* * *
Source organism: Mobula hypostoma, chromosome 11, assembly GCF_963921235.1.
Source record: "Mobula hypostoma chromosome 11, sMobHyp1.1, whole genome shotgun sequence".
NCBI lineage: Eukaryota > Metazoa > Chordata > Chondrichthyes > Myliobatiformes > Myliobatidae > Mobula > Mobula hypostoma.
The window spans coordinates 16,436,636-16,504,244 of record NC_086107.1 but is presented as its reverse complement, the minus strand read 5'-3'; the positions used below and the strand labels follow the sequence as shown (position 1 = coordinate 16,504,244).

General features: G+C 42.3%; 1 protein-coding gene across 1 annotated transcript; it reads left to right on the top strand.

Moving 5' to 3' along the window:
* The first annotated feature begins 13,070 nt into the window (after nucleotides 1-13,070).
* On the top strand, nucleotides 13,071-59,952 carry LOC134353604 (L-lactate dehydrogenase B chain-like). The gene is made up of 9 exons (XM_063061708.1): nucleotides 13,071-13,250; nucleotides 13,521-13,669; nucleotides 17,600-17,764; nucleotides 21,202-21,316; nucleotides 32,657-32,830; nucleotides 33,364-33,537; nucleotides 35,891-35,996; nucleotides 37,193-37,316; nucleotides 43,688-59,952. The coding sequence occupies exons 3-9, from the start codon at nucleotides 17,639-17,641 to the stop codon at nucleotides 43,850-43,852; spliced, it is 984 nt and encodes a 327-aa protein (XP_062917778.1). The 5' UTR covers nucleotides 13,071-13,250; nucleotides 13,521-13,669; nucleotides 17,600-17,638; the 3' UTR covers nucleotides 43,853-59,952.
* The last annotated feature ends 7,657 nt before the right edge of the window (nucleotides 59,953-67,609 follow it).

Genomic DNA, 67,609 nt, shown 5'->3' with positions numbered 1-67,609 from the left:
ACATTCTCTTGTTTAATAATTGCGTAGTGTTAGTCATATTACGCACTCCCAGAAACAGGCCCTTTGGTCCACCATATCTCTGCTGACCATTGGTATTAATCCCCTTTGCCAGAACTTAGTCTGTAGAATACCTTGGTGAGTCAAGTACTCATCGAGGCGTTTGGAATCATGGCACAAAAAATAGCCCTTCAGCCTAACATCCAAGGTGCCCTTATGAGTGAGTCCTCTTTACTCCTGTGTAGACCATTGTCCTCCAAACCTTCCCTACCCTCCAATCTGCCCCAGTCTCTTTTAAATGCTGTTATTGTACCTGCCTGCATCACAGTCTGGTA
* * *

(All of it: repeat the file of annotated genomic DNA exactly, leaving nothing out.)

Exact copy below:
Source organism: Mobula hypostoma, chromosome 11, assembly GCF_963921235.1.
Source record: "Mobula hypostoma chromosome 11, sMobHyp1.1, whole genome shotgun sequence".
NCBI lineage: Eukaryota > Metazoa > Chordata > Chondrichthyes > Myliobatiformes > Myliobatidae > Mobula > Mobula hypostoma.
The window spans coordinates 16,436,636-16,504,244 of record NC_086107.1 but is presented as its reverse complement, the minus strand read 5'-3'; the positions used below and the strand labels follow the sequence as shown (position 1 = coordinate 16,504,244).

General features: G+C 42.3%; 1 protein-coding gene across 1 annotated transcript; it reads left to right on the top strand.

Moving 5' to 3' along the window:
* The first annotated feature begins 13,070 nt into the window (after nucleotides 1-13,070).
* On the top strand, nucleotides 13,071-59,952 carry LOC134353604 (L-lactate dehydrogenase B chain-like). The gene is made up of 9 exons (XM_063061708.1): nucleotides 13,071-13,250; nucleotides 13,521-13,669; nucleotides 17,600-17,764; nucleotides 21,202-21,316; nucleotides 32,657-32,830; nucleotides 33,364-33,537; nucleotides 35,891-35,996; nucleotides 37,193-37,316; nucleotides 43,688-59,952. The coding sequence occupies exons 3-9, from the start codon at nucleotides 17,639-17,641 to the stop codon at nucleotides 43,850-43,852; spliced, it is 984 nt and encodes a 327-aa protein (XP_062917778.1). The 5' UTR covers nucleotides 13,071-13,250; nucleotides 13,521-13,669; nucleotides 17,600-17,638; the 3' UTR covers nucleotides 43,853-59,952.
* The last annotated feature ends 7,657 nt before the right edge of the window (nucleotides 59,953-67,609 follow it).

Genomic DNA, 67,609 nt, shown 5'->3' with positions numbered 1-67,609 from the left:
ACATTCTCTTGTTTAATAATTGCGTAGTGTTAGTCATATTACGCACTCCCAGAAACAGGCCCTTTGGTCCACCATATCTCTGCTGACCATTGGTATTAATCCCCTTTGCCAGAACTTAGTCTGTAGAATACCTTGGTGAGTCAAGTACTCATCGAGGCGTTTGGAATCATGGCACAAAAAATAGCCCTTCAGCCTAACATCCAAGGTGCCCTTATGAGTGAGTCCTCTTTACTCCTGTGTAGACCATTGTCCTCCAAACCTTCCCTACCCTCCAATCTGCCCCAGTCTCTTTTAAATGCTGTTATTGTACCTGCCTGCATCACAGTCTGGTA